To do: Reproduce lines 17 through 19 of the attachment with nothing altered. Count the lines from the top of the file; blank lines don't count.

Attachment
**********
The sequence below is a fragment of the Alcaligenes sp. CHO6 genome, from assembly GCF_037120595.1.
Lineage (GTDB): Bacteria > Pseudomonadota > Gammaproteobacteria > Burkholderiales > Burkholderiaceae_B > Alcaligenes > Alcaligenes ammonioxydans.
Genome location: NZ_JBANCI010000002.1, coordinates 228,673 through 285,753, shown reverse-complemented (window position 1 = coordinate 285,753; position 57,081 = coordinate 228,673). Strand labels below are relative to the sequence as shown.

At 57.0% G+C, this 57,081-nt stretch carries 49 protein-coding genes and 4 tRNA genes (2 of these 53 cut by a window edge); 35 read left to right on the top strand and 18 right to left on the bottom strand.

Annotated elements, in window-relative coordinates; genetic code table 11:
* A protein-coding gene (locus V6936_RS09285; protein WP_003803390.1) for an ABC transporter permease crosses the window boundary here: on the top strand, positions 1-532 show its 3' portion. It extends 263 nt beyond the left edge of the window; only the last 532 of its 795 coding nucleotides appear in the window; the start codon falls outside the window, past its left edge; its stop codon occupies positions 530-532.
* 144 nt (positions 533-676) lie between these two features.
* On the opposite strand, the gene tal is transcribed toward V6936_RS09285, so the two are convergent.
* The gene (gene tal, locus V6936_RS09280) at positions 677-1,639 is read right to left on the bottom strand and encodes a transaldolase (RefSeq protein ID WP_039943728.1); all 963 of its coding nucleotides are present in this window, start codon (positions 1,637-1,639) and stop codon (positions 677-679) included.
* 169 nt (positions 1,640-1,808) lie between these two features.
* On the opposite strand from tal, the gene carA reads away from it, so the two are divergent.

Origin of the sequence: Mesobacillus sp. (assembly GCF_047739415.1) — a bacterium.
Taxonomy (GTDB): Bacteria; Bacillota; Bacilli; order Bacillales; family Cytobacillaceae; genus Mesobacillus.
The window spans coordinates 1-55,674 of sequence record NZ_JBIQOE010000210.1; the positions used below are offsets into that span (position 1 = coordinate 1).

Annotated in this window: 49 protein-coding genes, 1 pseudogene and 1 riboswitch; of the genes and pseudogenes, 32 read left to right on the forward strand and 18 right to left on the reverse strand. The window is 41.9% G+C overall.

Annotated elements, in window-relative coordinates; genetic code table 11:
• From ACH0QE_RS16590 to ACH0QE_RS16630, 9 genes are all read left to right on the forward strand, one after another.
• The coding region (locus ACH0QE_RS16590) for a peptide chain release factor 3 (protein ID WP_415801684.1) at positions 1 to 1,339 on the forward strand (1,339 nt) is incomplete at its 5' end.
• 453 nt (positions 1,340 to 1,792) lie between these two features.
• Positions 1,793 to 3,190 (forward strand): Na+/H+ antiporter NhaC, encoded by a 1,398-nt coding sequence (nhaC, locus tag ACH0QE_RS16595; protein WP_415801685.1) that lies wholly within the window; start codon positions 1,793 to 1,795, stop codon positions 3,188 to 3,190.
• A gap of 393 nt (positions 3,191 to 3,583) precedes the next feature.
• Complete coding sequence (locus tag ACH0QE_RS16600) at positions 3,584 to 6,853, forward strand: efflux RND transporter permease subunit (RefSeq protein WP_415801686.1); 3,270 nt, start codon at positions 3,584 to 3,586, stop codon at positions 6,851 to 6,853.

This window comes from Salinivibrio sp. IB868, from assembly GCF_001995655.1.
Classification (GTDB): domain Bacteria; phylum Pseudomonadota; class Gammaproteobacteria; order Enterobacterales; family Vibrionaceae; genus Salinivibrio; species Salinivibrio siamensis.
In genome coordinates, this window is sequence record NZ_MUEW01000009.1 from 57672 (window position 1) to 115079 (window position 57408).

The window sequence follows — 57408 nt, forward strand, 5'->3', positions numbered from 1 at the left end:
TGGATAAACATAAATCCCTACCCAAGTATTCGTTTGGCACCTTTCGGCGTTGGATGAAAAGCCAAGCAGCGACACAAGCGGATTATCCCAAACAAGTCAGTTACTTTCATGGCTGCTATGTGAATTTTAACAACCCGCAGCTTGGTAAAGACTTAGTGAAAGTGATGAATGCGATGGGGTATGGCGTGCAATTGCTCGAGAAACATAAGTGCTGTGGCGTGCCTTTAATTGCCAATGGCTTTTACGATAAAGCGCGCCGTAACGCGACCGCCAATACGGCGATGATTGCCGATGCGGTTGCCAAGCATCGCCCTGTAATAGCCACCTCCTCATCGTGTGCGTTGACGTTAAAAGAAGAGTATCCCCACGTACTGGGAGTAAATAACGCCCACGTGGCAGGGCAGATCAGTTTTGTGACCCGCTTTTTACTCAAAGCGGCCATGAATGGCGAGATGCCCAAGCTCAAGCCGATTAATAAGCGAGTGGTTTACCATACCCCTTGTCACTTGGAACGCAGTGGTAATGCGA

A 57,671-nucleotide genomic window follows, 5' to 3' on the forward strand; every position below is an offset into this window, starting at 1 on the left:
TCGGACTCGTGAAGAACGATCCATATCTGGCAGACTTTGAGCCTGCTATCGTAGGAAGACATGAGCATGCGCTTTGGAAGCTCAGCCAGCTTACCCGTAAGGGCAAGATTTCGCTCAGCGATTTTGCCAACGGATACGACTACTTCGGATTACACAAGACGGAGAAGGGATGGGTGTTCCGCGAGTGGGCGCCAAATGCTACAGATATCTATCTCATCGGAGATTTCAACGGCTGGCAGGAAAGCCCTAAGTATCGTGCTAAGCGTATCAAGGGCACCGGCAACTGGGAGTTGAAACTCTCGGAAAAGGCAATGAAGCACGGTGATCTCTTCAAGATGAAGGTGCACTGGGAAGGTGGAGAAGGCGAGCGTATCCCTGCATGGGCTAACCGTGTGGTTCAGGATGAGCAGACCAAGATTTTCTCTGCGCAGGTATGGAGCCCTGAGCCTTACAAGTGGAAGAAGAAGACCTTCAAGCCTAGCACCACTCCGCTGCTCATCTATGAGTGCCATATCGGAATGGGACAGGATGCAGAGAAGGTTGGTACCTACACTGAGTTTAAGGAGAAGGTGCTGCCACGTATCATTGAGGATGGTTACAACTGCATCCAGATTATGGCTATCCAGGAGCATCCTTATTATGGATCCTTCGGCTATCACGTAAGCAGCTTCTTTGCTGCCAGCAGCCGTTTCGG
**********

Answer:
• From ACH0QE_RS16590 to ACH0QE_RS16630, 9 genes are all read left to right on the forward strand, one after another.
• The coding region (locus ACH0QE_RS16590) for a peptide chain release factor 3 (protein ID WP_415801684.1) at positions 1 to 1,339 on the forward strand (1,339 nt) is incomplete at its 5' end.
• 453 nt (positions 1,340 to 1,792) lie between these two features.